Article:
Lore of the Folk: Curses and Chaos

Hello! Today’s cards are both based on stories where people are cursed out of spite.

As always, both of these fairytales are the most recently recounted in vlog form by Dael Kingsmill, which i highly recommend you watch before you proceed to the cards (links to the specific vlogs will follow). I won’t be covering the whole tales in detail, only the aspects my cards drew from, and she tells them far better than i ever could. Let’s get started!


Curse of the Nightly Hunt

Once upon a time, in a small Irish town, there lived a man named Jamie Freel. Jamie had a habit of visiting an abandoned castle a little ways out of town, which would mysteriously light up every Halloween night, and learned that it was a place of revelry for faeries. On one such night, Jamie decided to join in on the festivities and made his way into the castle. Upon entering the castle, every faerie inside turned to him and welcomed him with open arms and grinning faces. Jamie danced the night away with the faeries, until one of them came up to him and asked him if he would like to join them on their yearly kidnapping of a young lady of Dublin. Jamie somehow thought this was a great idea and agreed, mounting a horse that flew away into the night, surrounded by a cloud of faeries.

The party stopped by the window of a fine mansion, wherein a young woman was sleeping. A group of faeries flew into the window, grabbing the girl and leaving behind an enchanted log that took her form. While returning to the castle, Jamie asked the faeries if he could have a go at carrying the lady. The faeries agreed; taking that chance, Jamie rode off back to his house, sheltering the girl from the cloud of faeries, but not before they cursed her to be mute and deaf. Jamie would go on to find a cure for her curse thanks to the faeries’ extraordinary daftness, and the pair eventually got married and lived happily ever after in her Dublin mansion.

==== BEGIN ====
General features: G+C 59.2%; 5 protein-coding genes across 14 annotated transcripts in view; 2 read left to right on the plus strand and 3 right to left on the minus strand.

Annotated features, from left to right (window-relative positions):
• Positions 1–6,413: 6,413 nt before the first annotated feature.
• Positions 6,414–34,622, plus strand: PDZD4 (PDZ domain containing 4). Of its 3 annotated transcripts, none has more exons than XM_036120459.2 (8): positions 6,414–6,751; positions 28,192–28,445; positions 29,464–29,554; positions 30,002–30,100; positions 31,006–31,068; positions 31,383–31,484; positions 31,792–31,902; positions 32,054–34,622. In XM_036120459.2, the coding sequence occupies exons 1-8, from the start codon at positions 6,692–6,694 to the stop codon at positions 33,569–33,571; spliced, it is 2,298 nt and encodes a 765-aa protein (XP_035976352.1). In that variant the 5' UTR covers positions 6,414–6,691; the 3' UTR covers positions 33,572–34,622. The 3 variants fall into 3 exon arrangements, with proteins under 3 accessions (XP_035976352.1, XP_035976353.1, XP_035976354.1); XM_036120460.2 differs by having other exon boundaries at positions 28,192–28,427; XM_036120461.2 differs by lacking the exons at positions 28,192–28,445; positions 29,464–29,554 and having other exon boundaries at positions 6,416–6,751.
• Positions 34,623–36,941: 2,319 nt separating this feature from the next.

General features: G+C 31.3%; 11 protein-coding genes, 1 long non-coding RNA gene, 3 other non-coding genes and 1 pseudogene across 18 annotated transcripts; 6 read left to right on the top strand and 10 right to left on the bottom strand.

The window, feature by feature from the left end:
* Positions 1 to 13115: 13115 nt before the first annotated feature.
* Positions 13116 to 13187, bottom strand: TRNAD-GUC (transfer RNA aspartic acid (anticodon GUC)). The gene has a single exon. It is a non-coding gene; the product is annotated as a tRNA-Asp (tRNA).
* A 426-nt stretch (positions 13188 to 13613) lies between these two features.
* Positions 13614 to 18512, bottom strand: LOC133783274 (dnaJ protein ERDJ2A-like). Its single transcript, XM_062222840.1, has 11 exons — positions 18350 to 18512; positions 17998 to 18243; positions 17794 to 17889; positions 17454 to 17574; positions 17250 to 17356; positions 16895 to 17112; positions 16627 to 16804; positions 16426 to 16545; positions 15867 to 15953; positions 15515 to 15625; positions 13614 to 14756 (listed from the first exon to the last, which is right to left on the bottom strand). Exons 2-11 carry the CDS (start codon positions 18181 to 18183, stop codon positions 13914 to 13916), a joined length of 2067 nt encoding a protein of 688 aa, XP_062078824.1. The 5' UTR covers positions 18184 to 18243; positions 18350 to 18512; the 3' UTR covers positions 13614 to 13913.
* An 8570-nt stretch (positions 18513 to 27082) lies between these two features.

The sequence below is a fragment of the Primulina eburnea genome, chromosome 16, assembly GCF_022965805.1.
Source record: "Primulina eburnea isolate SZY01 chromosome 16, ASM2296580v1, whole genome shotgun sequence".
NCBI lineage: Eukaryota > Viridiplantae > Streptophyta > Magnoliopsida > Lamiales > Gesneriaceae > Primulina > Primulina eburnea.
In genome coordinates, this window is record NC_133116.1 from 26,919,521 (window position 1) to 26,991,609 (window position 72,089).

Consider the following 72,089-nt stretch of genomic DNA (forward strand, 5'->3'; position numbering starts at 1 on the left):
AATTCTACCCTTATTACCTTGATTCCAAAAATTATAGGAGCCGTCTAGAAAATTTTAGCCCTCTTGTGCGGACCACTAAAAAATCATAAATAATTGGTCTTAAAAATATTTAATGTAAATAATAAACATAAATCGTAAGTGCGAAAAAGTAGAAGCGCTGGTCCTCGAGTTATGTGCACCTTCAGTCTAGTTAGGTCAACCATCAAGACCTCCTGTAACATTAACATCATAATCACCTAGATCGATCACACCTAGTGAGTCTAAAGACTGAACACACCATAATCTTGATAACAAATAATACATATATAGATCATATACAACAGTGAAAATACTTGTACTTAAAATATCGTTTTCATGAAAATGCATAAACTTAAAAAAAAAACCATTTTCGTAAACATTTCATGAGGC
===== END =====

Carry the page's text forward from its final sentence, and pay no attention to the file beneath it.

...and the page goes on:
Faerie Abduction

This is a traditional polymorph removal spell, where blue replaces a creature with a smaller creature. Polymorph spells are designed to not be fool-proof and to have situations where they’re not useful, often against small creatures. This version is relatively cheap but is only useful against creatures who you don’t want to attack you; blockers or creatures with activated abilities won’t suffer much from it.


Curse of the Forsaken

Once upon a time, a girl named Marie received an ugly nutcracker for Christmas. Through a series of bizarre events, she came to learn that the nutcracker was in fact a boy who had been cursed by the Mouse Queen on her dying breath, and who was subsequently banished for being ugly despite having just saved the kingdom’s princess. The Mouse King, seeking revenge for his queen, came to Marie each night, and each night threatened to kill the nutcracker unless she gave him sweets and dolls. Eventually she went to the nutcracker for guidance; he asked her to stop giving in to the Mouse King’s demands and instead find him a sword, that he could defend himself. She did so, and that night the nutcracker successfully fended off and killed the Mouse King.

One day, as Marie sits in front of her toy cabinet, looking at the nutcracker, she sighs and swears to him that she would have loved him regardless of how ugly he had become. This breaks the curse on the nutcracker, who becomes a boy once again. Then he turns out to be king of the doll kingdom and makes Marie his queen? I didn’t get that part.

Mouse King Nutcracker

It took me ages to find a more or less succinct way to make these two synergize. The idea is that the Mouse King and the Nuctracker kill each other in direct combat, but the Mouse King successfully lands some damage on the player; however, if the Nutcracker is given a sword, he both survives the attack and kills all the heads in one fell swoop.
The Mouse King was hell to template, and i’m still not 100% sure how the rules feel about it, regarding that “attacking that opponent or blocking that creature” bit. Ordinarily i think two blocks of text would have to be written, one for attacking and one for blocking, but that wouldn’t fit.
The Nutcracker’s second ability is just a cutesy flavorful reference to his actual nutcracking.


Until next time!